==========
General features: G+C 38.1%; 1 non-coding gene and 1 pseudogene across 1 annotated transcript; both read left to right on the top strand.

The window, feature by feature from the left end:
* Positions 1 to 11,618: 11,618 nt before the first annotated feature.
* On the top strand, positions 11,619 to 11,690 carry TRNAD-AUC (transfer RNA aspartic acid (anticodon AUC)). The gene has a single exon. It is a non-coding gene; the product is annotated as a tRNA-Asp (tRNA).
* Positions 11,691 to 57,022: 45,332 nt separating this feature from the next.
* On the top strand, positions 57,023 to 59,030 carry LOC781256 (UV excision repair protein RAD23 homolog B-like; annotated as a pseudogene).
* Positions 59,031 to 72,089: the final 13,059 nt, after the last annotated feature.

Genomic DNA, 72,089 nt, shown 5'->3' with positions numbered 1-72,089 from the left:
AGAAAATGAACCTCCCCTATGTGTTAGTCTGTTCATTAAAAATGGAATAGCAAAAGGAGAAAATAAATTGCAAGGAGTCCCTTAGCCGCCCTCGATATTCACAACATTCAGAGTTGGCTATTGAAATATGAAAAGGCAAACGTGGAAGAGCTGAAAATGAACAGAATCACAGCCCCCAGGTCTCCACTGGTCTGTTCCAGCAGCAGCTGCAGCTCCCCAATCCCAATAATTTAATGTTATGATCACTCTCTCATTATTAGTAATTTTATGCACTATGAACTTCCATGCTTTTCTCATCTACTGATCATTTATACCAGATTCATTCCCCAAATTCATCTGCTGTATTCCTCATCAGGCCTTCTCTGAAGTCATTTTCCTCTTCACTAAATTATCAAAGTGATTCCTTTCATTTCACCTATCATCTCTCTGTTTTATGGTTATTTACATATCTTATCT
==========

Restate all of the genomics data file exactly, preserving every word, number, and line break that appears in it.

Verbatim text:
General features: G+C 38.1%; 1 non-coding gene and 1 pseudogene across 1 annotated transcript; both read left to right on the top strand.

The window, feature by feature from the left end:
* Positions 1 to 11,618: 11,618 nt before the first annotated feature.
* On the top strand, positions 11,619 to 11,690 carry TRNAD-AUC (transfer RNA aspartic acid (anticodon AUC)). The gene has a single exon. It is a non-coding gene; the product is annotated as a tRNA-Asp (tRNA).
* Positions 11,691 to 57,022: 45,332 nt separating this feature from the next.
* On the top strand, positions 57,023 to 59,030 carry LOC781256 (UV excision repair protein RAD23 homolog B-like; annotated as a pseudogene).
* Positions 59,031 to 72,089: the final 13,059 nt, after the last annotated feature.

Genomic DNA, 72,089 nt, shown 5'->3' with positions numbered 1-72,089 from the left:
AGAAAATGAACCTCCCCTATGTGTTAGTCTGTTCATTAAAAATGGAATAGCAAAAGGAGAAAATAAATTGCAAGGAGTCCCTTAGCCGCCCTCGATATTCACAACATTCAGAGTTGGCTATTGAAATATGAAAAGGCAAACGTGGAAGAGCTGAAAATGAACAGAATCACAGCCCCCAGGTCTCCACTGGTCTGTTCCAGCAGCAGCTGCAGCTCCCCAATCCCAATAATTTAATGTTATGATCACTCTCTCATTATTAGTAATTTTATGCACTATGAACTTCCATGCTTTTCTCATCTACTGATCATTTATACCAGATTCATTCCCCAAATTCATCTGCTGTATTCCTCATCAGGCCTTCTCTGAAGTCATTTTCCTCTTCACTAAATTATCAAAGTGATTCCTTTCATTTCACCTATCATCTCTCTGTTTTATGGTTATTTACATATCTTATCT